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Autor Thema: LOTR on Amazon Prime  (Gelesen 410 mal)

Walküre

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LOTR on Amazon Prime
« am: 7. Mär 2019, 23:48 »
LORD OF THE RINGS

***

AMAZON SERIES

Zitat
Three Rings for the Elven-kings under the sky,
Seven for the Dwarf-lords in their halls of stone,
Nine for Mortal Men doomed to die,
One for the Dark Lord on his dark throne
In the Land of Mordor where the Shadows lie.
One Ring to rule them all, One Ring to find them,
One Ring to bring them all and in the darkness bind them
In the Land of Mordor where the Shadows lie.




I salute you, honourable Edain gentlemen. Tidings may have reached your ears that a new LOTR series is in the making, by the busy hands of Amazon Prime. It is reported that Amazon is more than adamant in its will to give life to a colossal masterpiece-series; one that could rival with the likes of Game of Thrones and other recent fantasy classics. 250 million dollars have already been given out to obtain the rights for the materials we all love and cherish; furthermore, they speak of a total amount of 1 billion dollars that the company is ready to invest to ensure that the final five-season project will be a success. And, if we know for sure that sums of that magnitude do not by themselves guarantee a prosperous future, we nonetheless get to assume and somehow predict that great things have been planned with care.

When The Hobbit trilogy was first released, almost seven years ago, such magnificent opportunity to immerse oneself in Middle-earth's events once more had rekindled interest and passion around this beautiful, epic, and vast story. Notwithstanding flaws and quality shortcomings, I believe many would share the opinion that Tolkien-inspired works are seldom an uninteresting occasion, especially when the premise lying behind surpasses the wildest positive expectations! The maps they have so far posted look incredibly well-made and so revelatory: a series which might encompass a long arch of wide-ranging sagas, from the rise and downfall of Númenor, to the defeat of the Dark Lord during the Last Alliance wars. Whether we are bound to see the mighty palaces of the Star-island or the diaphanous harbours of Eressëa, this only the coming months shall tell ;)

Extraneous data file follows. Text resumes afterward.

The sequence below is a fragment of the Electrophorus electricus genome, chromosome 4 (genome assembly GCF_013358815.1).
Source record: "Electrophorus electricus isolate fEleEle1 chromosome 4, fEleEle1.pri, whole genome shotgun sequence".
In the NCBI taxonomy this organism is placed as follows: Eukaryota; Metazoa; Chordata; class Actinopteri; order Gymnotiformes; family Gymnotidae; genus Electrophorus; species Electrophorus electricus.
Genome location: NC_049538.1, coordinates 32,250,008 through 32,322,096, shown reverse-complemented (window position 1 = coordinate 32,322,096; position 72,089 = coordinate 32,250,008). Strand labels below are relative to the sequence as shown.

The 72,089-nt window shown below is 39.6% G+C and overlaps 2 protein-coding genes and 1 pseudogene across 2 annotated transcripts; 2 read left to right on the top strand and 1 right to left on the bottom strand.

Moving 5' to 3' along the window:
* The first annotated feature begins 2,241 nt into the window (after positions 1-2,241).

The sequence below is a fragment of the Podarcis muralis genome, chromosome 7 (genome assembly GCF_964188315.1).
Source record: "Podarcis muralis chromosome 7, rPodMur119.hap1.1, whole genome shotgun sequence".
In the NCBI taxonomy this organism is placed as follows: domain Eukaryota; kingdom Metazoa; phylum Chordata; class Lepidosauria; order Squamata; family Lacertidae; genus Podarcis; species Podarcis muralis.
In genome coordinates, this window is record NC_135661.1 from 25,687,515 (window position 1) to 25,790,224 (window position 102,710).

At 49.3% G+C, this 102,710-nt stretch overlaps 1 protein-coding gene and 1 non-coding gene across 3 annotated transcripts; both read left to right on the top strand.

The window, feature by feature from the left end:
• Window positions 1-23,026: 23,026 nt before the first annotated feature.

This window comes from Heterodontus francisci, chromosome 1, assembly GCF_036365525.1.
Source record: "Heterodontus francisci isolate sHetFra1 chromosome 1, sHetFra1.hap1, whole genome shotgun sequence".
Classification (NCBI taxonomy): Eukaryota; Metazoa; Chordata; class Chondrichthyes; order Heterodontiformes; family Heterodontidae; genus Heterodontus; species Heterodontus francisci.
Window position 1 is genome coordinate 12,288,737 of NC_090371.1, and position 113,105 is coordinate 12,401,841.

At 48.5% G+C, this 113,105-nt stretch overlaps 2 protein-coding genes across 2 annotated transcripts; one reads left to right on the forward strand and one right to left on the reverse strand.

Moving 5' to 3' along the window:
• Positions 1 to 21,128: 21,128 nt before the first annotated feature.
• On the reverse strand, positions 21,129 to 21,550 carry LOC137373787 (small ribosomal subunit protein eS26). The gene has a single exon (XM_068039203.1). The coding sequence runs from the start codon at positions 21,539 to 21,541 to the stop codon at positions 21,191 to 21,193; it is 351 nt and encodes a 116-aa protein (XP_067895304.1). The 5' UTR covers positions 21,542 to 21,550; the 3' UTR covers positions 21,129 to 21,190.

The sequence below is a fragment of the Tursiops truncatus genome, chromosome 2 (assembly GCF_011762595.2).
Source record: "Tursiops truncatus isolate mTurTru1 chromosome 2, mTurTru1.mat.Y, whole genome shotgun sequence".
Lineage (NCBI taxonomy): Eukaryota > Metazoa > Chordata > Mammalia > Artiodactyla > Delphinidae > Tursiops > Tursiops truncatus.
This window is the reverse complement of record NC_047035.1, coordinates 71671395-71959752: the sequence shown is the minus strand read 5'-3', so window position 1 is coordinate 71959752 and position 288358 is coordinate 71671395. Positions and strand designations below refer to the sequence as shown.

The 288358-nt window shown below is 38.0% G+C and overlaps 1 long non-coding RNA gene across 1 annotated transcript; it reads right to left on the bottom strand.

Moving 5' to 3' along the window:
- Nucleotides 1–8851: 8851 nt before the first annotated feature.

As for our joyous community, since all these bits seem to bode well, I reckon that opening this thread will absolutely be equally beneficial for us. A place in which every single thought, speculation, or discussion of ours is welcome and greatly appreciated. Our past Hobbit topic was a forge of marvellous ideas and debates. May it be so again, hoping that brighter days will be ahead of us :)
« Letzte Änderung: 8. Mär 2019, 12:01 von Walküre »

Walküre

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Re: LOTR on Amazon Prime
« Antwort #1 am: 11. Mär 2019, 18:19 »
Below follows a very dense comment of mine from Discord, expressing my utmost wish to see the Undying Lands in the upcoming series and the arguments advocating for such a choice. I went through quite a few points, encompassing several themes and topical landmark events in the lore. I hope this meandering dissertation will captivate your interest and kindle some tiny shreds of curiosity in you all. Good read ;)

(Thank you for the inspiration, Oak)

Zitat
1. Yes, I long to see some solid footage of the Undying Lands from the depth of my heart. Some consistent scenes that are hopefully to be more concrete than nebulous silhouettes, covered by the mists of western seas. A map of those immortal places could do, indeed.